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Information and privacy commissioners in Atlantic Canada marked Data Privacy Day on Tuesday by highlighting the growing prevalence of facial recognition technology.

The commissioners from Newfoundland and Labrador, Nova Scotia, New Brunswick and Prince Edward Island say that while the technology is in limited use in Canada, it is being increasingly employed by public bodies and private companies around the world.

In a joint statement, the commissioners say as the technology matures, “There is little doubt that Canadian public bodies will explore its use to enhance their delivery of goods and services.”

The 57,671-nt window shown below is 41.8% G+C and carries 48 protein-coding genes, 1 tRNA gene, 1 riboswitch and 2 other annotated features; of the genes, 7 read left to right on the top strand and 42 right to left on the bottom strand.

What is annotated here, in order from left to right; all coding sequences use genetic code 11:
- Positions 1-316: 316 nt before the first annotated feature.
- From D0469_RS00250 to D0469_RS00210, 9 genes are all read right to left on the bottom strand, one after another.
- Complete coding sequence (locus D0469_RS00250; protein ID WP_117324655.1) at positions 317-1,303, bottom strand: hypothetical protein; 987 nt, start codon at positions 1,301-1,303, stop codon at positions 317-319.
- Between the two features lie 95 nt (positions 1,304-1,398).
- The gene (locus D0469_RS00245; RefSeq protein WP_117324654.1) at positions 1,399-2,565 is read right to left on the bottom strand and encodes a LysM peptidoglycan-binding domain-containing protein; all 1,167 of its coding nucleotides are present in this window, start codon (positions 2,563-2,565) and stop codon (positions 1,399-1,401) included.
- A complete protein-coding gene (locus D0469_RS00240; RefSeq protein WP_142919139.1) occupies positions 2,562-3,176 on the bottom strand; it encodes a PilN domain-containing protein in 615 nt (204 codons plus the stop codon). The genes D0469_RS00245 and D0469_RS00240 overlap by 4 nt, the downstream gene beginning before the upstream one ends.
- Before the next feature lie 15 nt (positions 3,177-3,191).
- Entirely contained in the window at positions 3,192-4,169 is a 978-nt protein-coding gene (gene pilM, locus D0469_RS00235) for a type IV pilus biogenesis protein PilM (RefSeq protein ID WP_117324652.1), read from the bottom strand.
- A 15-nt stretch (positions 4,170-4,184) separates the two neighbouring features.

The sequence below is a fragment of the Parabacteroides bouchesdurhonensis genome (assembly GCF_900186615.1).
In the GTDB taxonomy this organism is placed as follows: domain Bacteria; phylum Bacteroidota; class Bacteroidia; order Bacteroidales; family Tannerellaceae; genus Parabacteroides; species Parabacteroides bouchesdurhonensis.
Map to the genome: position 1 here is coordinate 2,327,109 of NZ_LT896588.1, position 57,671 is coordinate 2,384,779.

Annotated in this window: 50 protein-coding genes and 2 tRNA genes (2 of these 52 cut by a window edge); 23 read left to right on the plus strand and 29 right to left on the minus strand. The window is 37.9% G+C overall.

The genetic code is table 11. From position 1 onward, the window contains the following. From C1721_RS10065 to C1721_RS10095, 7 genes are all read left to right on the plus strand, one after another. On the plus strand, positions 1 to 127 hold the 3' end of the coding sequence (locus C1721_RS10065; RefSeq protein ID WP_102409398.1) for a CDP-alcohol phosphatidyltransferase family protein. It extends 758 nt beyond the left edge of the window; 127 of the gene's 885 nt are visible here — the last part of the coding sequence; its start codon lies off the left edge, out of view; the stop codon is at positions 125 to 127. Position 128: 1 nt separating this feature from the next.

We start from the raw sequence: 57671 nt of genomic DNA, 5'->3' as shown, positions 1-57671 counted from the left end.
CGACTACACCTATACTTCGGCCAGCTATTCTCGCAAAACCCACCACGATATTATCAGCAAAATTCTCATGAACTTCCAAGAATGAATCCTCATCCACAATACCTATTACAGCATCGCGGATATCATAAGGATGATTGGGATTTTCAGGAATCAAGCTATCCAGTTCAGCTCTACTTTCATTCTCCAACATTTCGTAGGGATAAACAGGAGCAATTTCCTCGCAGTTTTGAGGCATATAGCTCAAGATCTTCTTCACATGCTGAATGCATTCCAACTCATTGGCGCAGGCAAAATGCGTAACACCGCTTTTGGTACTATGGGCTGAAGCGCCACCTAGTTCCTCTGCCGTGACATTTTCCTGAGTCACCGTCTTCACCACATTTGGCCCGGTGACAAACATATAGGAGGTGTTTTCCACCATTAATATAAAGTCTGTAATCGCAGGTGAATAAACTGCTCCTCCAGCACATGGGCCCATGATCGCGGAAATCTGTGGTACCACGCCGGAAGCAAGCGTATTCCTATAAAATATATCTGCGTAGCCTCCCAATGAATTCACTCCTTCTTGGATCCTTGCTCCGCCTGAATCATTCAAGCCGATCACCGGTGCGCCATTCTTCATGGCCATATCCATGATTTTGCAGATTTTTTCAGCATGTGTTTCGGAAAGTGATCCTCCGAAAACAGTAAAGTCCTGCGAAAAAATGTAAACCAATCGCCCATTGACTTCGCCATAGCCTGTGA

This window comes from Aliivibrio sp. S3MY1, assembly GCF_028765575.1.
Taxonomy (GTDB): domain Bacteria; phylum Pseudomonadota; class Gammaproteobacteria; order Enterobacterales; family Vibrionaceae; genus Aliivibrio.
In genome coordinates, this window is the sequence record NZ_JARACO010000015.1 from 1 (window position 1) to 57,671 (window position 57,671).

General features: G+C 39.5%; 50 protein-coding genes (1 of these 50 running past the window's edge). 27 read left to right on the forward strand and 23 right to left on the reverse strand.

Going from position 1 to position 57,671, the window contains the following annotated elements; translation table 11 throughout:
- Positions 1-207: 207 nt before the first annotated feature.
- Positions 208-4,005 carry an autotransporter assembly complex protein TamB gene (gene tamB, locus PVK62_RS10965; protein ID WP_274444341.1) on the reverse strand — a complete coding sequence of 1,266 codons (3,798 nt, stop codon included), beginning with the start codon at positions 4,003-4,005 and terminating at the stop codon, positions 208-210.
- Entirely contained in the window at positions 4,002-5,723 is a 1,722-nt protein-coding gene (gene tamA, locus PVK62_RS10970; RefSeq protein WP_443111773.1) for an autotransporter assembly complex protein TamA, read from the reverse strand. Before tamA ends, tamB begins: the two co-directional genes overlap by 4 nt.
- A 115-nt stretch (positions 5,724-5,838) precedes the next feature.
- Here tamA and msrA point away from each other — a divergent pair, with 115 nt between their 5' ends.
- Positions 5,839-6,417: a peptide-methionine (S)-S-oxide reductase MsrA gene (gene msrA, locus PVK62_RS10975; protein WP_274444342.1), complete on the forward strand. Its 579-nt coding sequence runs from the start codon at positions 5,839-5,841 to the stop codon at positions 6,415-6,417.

They say in every such instance, the privacy implications that arise need to be carefully considered and weighed against the potential benefits.

The commissioners say they have previously questioned their respective governments on the need for the technology, as well as on the safeguards needed to protect the information gathered from its potential misuse.

They say the onus is on public bodies to educate and consult with the public when it comes to the implementation of the technology, which is currently used by provincial governments in the region to confirm the identities of people seeking government-issued photo identification.

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